I couldn't have been more pleased to attend an event at the National Gallery of Art, hearing Theaster Gates speak about his new exhibition, Minor Works. The series features found items from buildings slated for destruction. Check out some highlights from the show, opening March 5th.
His work raises more questions than it answers in the best way possible; it begs the viewer to reflect on the meaning of preservation in our society. Questioning if we preserve something for preservation's sake: "Thinking about preservation as the only concern, without concern for the new user, shuts the door to future use." Rather, Gates asserts, it is better to find the union when "Care for the old matches with existing things that matter."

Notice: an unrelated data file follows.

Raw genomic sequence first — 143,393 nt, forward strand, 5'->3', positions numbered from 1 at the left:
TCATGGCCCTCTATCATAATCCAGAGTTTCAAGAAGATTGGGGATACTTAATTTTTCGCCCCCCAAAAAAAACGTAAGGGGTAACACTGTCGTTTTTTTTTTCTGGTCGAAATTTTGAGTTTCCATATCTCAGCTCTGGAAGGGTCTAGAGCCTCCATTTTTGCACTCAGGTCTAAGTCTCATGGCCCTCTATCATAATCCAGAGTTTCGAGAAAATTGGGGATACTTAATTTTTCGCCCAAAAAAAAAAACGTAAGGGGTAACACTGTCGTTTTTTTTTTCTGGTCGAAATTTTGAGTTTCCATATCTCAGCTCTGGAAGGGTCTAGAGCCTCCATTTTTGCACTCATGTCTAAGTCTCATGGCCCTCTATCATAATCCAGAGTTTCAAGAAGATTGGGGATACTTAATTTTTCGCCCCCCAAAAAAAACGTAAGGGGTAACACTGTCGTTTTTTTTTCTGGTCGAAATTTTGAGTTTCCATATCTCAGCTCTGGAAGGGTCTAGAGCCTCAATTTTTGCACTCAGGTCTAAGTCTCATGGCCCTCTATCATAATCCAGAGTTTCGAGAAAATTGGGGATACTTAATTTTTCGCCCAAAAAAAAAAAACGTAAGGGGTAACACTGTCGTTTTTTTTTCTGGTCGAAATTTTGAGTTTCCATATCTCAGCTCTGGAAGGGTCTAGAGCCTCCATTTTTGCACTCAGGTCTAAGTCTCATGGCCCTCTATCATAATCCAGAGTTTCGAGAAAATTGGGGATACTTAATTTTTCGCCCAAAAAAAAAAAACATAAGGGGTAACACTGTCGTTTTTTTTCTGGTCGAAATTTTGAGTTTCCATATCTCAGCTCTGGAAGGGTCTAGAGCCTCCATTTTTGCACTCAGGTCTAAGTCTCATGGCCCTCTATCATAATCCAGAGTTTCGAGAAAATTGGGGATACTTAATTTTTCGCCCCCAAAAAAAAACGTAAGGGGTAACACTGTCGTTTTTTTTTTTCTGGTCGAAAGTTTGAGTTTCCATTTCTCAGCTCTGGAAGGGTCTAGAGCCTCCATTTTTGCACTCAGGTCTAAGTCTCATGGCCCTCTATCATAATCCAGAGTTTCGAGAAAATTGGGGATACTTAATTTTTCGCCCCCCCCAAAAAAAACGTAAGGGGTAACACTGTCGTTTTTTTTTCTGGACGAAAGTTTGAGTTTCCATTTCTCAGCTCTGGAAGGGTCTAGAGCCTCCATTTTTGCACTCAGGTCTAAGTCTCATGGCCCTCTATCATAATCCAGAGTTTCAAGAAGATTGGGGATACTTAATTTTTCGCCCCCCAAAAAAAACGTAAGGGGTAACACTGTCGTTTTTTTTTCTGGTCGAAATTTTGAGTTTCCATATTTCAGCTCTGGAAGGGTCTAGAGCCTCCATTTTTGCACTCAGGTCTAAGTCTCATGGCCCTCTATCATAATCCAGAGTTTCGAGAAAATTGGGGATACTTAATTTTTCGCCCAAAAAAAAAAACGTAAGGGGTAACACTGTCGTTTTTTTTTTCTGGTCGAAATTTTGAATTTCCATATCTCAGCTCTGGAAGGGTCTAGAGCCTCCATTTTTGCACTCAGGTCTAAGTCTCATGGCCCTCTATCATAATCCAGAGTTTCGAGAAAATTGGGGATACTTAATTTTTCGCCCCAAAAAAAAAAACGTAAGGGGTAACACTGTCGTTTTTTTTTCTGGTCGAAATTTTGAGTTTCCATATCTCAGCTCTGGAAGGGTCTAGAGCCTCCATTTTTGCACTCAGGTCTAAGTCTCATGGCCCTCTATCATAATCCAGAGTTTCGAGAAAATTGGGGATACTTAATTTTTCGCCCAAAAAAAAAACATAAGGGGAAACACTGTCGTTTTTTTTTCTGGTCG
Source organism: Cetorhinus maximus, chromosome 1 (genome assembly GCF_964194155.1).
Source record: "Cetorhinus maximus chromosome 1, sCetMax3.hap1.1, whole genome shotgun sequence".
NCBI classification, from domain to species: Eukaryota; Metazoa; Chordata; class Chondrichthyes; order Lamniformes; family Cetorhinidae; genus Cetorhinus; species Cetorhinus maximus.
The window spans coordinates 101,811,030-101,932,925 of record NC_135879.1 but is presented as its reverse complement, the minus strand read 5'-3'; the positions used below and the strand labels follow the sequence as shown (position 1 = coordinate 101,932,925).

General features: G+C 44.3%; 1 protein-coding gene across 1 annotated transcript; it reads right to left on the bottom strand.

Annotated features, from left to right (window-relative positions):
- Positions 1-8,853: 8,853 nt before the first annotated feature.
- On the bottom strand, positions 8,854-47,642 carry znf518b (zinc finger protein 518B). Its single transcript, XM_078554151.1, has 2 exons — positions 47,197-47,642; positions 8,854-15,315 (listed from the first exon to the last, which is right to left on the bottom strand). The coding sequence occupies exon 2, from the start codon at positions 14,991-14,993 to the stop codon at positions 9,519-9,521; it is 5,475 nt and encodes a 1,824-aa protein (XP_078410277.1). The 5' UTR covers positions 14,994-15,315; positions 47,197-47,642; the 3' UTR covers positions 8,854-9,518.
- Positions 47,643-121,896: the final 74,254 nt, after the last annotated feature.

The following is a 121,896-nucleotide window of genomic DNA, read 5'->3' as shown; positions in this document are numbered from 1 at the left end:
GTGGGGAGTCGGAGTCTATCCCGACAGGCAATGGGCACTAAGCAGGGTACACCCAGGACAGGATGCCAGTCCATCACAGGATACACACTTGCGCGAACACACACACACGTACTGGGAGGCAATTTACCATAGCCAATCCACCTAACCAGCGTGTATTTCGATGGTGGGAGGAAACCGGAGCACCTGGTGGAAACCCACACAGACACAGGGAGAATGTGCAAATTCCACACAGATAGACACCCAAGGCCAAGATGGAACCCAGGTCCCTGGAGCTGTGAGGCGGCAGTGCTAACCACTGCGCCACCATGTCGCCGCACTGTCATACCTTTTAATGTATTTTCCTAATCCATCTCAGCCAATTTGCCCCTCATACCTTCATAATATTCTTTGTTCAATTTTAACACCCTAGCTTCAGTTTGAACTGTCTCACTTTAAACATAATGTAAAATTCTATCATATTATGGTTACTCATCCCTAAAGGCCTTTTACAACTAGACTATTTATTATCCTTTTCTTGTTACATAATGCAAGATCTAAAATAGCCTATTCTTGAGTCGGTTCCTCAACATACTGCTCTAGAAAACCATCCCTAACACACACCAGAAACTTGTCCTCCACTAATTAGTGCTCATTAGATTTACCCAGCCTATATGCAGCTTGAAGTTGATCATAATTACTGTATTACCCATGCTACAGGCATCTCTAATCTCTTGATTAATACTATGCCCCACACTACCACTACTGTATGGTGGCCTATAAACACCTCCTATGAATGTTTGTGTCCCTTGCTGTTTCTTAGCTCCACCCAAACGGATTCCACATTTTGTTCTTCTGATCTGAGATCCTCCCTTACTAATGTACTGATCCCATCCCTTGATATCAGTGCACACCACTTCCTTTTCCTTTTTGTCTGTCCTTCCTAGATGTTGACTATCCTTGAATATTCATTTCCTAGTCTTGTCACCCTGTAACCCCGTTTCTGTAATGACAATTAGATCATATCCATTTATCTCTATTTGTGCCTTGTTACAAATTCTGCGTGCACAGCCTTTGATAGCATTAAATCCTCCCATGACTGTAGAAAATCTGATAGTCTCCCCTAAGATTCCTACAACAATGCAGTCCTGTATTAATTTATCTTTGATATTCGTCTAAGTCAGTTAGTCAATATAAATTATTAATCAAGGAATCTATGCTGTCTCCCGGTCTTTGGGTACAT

Rather than re-scrimmaging the floors of an old gym exactly as it was when the building was conceived, his version of preservation uses the planks and the evidence of the lines on them to create color studies. They reveal the texture and wear of the time these materials gave to the buildings they created. These pieces create a more intimate relationship than was ever possible when they were simply a roof or a floor. A Game of My Own (pictured above) challenges those normal ways we protect the old without a thought about better engaging the present and future. This and Other examples of similar work are stunning pieces of social commentary on the plight of historic structures in our culture.